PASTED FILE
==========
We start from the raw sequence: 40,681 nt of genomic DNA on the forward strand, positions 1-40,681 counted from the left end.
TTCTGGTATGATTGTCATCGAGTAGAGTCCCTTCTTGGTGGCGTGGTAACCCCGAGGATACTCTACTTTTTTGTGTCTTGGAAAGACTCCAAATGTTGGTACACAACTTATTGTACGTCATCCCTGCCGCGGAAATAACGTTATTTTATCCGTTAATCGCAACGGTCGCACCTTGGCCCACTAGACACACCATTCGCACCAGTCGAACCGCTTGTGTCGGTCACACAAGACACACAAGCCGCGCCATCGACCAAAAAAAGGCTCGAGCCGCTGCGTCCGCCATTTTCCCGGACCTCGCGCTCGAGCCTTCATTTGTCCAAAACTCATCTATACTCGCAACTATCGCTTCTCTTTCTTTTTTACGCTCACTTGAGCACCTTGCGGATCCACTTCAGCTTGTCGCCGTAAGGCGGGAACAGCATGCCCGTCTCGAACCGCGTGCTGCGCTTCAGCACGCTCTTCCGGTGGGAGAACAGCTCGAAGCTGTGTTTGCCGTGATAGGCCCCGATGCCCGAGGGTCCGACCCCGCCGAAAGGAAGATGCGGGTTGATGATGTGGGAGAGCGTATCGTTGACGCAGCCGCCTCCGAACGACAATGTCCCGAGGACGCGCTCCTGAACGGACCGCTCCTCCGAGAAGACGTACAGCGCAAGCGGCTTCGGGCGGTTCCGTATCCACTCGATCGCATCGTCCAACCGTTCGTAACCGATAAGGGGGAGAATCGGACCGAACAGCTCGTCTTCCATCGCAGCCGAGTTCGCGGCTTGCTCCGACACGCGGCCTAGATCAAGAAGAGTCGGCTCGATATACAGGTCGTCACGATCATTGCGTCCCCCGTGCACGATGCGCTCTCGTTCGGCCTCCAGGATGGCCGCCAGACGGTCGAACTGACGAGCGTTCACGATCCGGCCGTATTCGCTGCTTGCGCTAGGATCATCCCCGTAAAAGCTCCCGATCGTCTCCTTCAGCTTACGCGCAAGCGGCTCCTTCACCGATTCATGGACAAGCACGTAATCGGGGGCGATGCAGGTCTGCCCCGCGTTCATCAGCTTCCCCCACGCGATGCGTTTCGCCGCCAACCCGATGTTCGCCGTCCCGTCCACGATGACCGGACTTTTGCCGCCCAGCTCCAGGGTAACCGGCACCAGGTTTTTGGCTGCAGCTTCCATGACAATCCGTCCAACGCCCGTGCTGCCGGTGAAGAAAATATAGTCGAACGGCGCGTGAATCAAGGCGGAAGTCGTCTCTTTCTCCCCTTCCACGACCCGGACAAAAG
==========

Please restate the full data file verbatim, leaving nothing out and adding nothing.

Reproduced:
We start from the raw sequence: 40,681 nt of genomic DNA on the forward strand, positions 1-40,681 counted from the left end.
TTCTGGTATGATTGTCATCGAGTAGAGTCCCTTCTTGGTGGCGTGGTAACCCCGAGGATACTCTACTTTTTTGTGTCTTGGAAAGACTCCAAATGTTGGTACACAACTTATTGTACGTCATCCCTGCCGCGGAAATAACGTTATTTTATCCGTTAATCGCAACGGTCGCACCTTGGCCCACTAGACACACCATTCGCACCAGTCGAACCGCTTGTGTCGGTCACACAAGACACACAAGCCGCGCCATCGACCAAAAAAAGGCTCGAGCCGCTGCGTCCGCCATTTTCCCGGACCTCGCGCTCGAGCCTTCATTTGTCCAAAACTCATCTATACTCGCAACTATCGCTTCTCTTTCTTTTTTACGCTCACTTGAGCACCTTGCGGATCCACTTCAGCTTGTCGCCGTAAGGCGGGAACAGCATGCCCGTCTCGAACCGCGTGCTGCGCTTCAGCACGCTCTTCCGGTGGGAGAACAGCTCGAAGCTGTGTTTGCCGTGATAGGCCCCGATGCCCGAGGGTCCGACCCCGCCGAAAGGAAGATGCGGGTTGATGATGTGGGAGAGCGTATCGTTGACGCAGCCGCCTCCGAACGACAATGTCCCGAGGACGCGCTCCTGAACGGACCGCTCCTCCGAGAAGACGTACAGCGCAAGCGGCTTCGGGCGGTTCCGTATCCACTCGATCGCATCGTCCAACCGTTCGTAACCGATAAGGGGGAGAATCGGACCGAACAGCTCGTCTTCCATCGCAGCCGAGTTCGCGGCTTGCTCCGACACGCGGCCTAGATCAAGAAGAGTCGGCTCGATATACAGGTCGTCACGATCATTGCGTCCCCCGTGCACGATGCGCTCTCGTTCGGCCTCCAGGATGGCCGCCAGACGGTCGAACTGACGAGCGTTCACGATCCGGCCGTATTCGCTGCTTGCGCTAGGATCATCCCCGTAAAAGCTCCCGATCGTCTCCTTCAGCTTACGCGCAAGCGGCTCCTTCACCGATTCATGGACAAGCACGTAATCGGGGGCGATGCAGGTCTGCCCCGCGTTCATCAGCTTCCCCCACGCGATGCGTTTCGCCGCCAACCCGATGTTCGCCGTCCCGTCCACGATGACCGGACTTTTGCCGCCCAGCTCCAGGGTAACCGGCACCAGGTTTTTGGCTGCAGCTTCCATGACAATCCGTCCAACGCCCGTGCTGCCGGTGAAGAAAATATAGTCGAACGGCGCGTGAATCAAGGCGGAAGTCGTCTCTTTCTCCCCTTCCACGACCCGGACAAAAG